A clean sheet of paper….
I spent many years attempting to preach a reformed view of Christianity. I focused on the basic teachings of Christ and some of the teachings of Paul. I believed the early church fathers corrupted the teachings of Christ and of Paul by bringing back portions of the law and then by adding cultural views.
For example, was Jesus a hypocrite when he treated the Pharisees with anger but told us to love our enemies? Was Paul truly one who encouraged women ministers or did he say that women should be silent in church? I choose to believe in the Jesus who preached love and compassion and the Paul who believed that there was no “male or female” in Christ.
This worked for me, but it could not be sustained because it was simply a philosophy and not what Christianity is today. Eventually, I could no longer, in good conscience, consider myself a Christian. However, in the back of my mind, I still wonder if my view of Christianity is consistent with what the founders really intended.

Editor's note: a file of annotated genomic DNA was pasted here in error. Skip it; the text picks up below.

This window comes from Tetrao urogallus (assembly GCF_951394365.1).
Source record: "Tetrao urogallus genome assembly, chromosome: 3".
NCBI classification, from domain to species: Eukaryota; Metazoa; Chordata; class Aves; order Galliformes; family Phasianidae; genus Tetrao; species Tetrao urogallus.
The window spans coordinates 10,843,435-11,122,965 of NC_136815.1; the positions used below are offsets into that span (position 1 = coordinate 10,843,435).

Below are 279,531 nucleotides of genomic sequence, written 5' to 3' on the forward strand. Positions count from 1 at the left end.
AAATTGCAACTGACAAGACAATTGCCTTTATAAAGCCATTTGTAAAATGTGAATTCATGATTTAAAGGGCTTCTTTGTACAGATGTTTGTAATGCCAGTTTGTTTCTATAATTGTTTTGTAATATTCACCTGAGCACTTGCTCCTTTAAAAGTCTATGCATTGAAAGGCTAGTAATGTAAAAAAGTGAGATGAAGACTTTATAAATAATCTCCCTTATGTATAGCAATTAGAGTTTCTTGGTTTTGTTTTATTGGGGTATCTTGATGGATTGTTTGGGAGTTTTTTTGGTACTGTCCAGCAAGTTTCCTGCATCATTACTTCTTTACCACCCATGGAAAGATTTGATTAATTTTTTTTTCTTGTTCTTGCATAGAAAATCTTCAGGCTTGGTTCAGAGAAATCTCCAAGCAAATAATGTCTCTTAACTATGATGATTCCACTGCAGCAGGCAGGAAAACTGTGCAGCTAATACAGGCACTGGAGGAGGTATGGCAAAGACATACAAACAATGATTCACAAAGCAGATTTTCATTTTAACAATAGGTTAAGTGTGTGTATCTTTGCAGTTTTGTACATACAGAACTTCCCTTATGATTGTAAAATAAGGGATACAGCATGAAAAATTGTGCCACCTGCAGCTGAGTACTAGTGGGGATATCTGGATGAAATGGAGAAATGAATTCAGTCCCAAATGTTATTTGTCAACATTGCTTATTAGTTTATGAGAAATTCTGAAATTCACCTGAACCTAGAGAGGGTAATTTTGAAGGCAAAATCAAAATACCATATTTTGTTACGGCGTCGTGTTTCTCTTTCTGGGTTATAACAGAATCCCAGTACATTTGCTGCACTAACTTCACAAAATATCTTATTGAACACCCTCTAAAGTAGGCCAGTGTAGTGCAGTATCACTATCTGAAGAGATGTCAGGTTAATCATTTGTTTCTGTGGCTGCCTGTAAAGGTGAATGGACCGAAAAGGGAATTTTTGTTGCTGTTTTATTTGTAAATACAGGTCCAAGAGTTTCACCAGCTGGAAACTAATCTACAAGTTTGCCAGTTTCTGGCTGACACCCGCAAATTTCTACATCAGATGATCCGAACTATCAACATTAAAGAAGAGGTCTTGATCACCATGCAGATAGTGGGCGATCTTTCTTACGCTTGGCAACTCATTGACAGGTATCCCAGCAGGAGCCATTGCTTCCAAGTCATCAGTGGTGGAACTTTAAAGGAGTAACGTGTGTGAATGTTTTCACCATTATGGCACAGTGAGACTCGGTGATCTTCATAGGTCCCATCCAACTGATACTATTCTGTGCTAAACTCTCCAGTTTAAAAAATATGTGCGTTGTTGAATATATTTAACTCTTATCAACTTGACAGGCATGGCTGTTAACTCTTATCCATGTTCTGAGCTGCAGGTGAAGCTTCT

I tend to believe that they were in a very similar situation to mine. They struggled with the religion of their day (Judaism) and attempted to, like I did with Christianity, create a gentler, kinder version they could follow. However, the religious quickly hijacked it and recreated a religious system very similar to the very religion being reformed.
The reality is, we can go on forever attempting to bring reformation to a flawed system only to create a more progressive flawed system that will quickly revert to its original state. At some point, one has to go back to the drawing board and realize that it’s time to start with a clean sheet of paper.
Why are we so focused on the religion of a small group of desert nomads who created a God to justify their wars, genocides, and culture? It’s time to end this and focus on what really matters – living lives of compassion and kindness. Instead of trying to do this within the context of Christianity, I’ve decided to do this without the baggage we call religion.
I still hold to the philosophy, but I no longer attempt to cling to the archaic system of religious mysticism.
– The de-Convert